Obviously, the game of hurling has changed drastically during the past thirty championships, but how has it changed?
Limerick’s gritty collectivism was the story of the 2018 hurling championship. The side coached by Paul Kinnerk illustrated what hurling played at its best looks like and presented us with a welcome reminder that individual brilliance is not the only sort of brilliance worth celebrating. The basis for the following statistical study of the Limerick performances is to identify some of the more interesting patterns associated with those displays in the hope that others can learn from such excellence.
This Saturday at Croke Park an extraordinary Cuala team seek to emulate the achievement of Sarsfields (1993-94), Athenry (2000-01), Birr (2002-03) and Portumna (2008-09) and place All-Ireland club titles back-to-back. Standing in their way, however, are former champions Na Piarsaigh. Indeed, for fans of club hurling Saturday’s contest represents the dream decider: the past two champions pitted against one another on the grandest of stages with each side capable of reaching hurling heights which adjectives cannot really scale. If you are not excited about the clash of Cuala and Na Piarsaigh then you bloody well should be.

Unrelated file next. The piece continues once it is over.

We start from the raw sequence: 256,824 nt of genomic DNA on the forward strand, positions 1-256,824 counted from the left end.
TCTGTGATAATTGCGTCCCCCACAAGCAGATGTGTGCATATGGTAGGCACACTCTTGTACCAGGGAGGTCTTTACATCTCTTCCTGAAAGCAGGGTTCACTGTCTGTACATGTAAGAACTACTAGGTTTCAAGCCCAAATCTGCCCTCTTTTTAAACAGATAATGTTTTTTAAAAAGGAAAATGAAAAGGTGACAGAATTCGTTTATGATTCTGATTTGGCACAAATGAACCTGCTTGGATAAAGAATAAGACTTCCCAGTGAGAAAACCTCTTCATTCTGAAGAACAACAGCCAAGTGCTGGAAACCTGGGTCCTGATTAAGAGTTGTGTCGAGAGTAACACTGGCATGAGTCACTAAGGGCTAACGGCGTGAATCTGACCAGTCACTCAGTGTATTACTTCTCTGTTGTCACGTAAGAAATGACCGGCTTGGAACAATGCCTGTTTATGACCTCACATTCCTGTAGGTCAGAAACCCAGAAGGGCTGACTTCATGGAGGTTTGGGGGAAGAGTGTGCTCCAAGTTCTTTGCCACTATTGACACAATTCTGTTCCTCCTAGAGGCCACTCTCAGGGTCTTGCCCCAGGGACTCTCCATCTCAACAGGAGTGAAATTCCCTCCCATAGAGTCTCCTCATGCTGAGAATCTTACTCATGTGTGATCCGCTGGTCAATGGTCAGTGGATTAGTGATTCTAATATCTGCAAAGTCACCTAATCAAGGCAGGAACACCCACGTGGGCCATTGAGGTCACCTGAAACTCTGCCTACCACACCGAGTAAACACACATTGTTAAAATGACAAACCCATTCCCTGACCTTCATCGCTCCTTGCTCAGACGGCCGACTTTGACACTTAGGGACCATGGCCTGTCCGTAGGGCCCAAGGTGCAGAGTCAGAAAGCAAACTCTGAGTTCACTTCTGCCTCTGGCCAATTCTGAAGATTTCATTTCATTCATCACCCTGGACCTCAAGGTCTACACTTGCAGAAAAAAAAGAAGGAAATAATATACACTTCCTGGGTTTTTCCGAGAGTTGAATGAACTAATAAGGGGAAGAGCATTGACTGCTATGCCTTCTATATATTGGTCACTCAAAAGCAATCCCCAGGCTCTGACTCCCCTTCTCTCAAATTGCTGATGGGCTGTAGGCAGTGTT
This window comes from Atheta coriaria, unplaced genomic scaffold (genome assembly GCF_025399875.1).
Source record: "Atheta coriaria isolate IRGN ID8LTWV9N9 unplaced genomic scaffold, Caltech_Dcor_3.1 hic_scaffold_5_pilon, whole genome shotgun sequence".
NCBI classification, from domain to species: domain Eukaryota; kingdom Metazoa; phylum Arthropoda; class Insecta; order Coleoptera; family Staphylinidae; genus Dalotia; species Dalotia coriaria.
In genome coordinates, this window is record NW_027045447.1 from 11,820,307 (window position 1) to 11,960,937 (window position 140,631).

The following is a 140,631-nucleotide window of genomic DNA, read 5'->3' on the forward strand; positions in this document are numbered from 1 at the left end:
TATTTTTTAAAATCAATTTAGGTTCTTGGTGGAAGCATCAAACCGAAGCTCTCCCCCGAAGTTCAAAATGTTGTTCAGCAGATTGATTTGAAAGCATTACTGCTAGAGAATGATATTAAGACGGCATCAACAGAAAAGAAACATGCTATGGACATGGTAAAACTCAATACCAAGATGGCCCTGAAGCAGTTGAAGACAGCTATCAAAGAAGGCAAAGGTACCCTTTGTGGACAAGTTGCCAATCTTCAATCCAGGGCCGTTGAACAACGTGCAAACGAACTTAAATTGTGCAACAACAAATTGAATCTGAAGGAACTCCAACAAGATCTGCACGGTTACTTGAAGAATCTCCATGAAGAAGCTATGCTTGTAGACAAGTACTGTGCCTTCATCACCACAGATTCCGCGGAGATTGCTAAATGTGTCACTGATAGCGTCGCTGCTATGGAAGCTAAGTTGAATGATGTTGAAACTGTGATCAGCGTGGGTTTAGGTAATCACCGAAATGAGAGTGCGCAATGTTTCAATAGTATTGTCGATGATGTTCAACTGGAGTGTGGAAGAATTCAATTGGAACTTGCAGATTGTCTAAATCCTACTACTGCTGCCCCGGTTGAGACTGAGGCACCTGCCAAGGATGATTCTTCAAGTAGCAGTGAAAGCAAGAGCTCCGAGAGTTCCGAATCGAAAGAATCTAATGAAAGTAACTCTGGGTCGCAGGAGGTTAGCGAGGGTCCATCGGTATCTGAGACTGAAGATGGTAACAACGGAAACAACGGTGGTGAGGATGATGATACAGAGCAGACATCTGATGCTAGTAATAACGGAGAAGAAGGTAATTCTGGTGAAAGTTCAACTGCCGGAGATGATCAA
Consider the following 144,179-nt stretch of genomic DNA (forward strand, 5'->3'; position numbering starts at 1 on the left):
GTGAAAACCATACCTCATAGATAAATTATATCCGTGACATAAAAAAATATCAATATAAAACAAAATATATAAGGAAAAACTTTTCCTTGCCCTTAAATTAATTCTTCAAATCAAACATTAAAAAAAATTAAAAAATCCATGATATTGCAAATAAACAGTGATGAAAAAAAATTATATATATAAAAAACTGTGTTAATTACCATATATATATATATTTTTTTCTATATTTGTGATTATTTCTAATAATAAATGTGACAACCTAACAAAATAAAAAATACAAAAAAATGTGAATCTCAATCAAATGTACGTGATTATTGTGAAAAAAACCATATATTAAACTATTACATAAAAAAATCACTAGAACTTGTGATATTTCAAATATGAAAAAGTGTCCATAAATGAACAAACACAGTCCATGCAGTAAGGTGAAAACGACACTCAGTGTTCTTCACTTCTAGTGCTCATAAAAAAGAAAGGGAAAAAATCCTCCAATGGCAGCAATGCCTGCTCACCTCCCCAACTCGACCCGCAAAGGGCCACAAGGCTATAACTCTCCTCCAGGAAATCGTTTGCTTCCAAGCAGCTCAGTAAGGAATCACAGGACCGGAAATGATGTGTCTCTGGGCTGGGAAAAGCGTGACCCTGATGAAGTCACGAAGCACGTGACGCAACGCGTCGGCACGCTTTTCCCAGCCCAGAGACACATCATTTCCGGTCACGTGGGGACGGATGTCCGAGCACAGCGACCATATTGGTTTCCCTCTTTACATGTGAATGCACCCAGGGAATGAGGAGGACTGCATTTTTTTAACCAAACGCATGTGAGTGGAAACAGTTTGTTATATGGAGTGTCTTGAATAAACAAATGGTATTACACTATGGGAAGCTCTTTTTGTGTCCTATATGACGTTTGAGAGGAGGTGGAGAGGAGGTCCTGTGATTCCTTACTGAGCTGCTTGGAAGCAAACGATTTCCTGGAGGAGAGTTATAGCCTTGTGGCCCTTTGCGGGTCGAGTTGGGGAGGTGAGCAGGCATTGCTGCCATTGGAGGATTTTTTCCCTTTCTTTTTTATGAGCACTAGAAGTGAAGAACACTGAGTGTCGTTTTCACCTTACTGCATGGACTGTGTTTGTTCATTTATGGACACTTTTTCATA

When a death occurs under suspicious circumstances it is standard practice to hold an inquest – such a procedure assists with the grieving process. The same goes for unexpected championship defeats. And, since the surprise reversal suffered at the hands of Cork in the quarter-final of the Munster Senior Hurling Championship the air in Tipperary has been thick with sulphur. But rather than search for heads to mount on pikes we decided to take a measured look at the statistical performance of the Tipperary team and thereby assess how far Michael Ryan’s hurlers need to travel in order to re-discover the hard-working identity associated with the team in 2016. Continue reading
A victory for Waterford in the Munster final would represent a victory for ideas – Derek McGrath has set out to beat the game and the example set is as convention-defying as anything we have ever seen.
Pundits are concerned about the trajectory of the game; they argue that the spectacle needs to improve and that tactics in general pose a risk to hurling’s future – more specifically Waterford’s counter-attacking approach is regarded as pejorative.
The misinterpretation of Waterford’s style, however, begs the question: do followers of the game actually understand what they are looking at?
Australian journalist James Coventry identified a disconnect between how supporters and pundits perceived Aussie Rules and how the game actually worked – in 2015 Coventry published a book which attempted to explain the game to the general public and drag the stakeholders together in a practical way.
Is something similar required to explain hurling?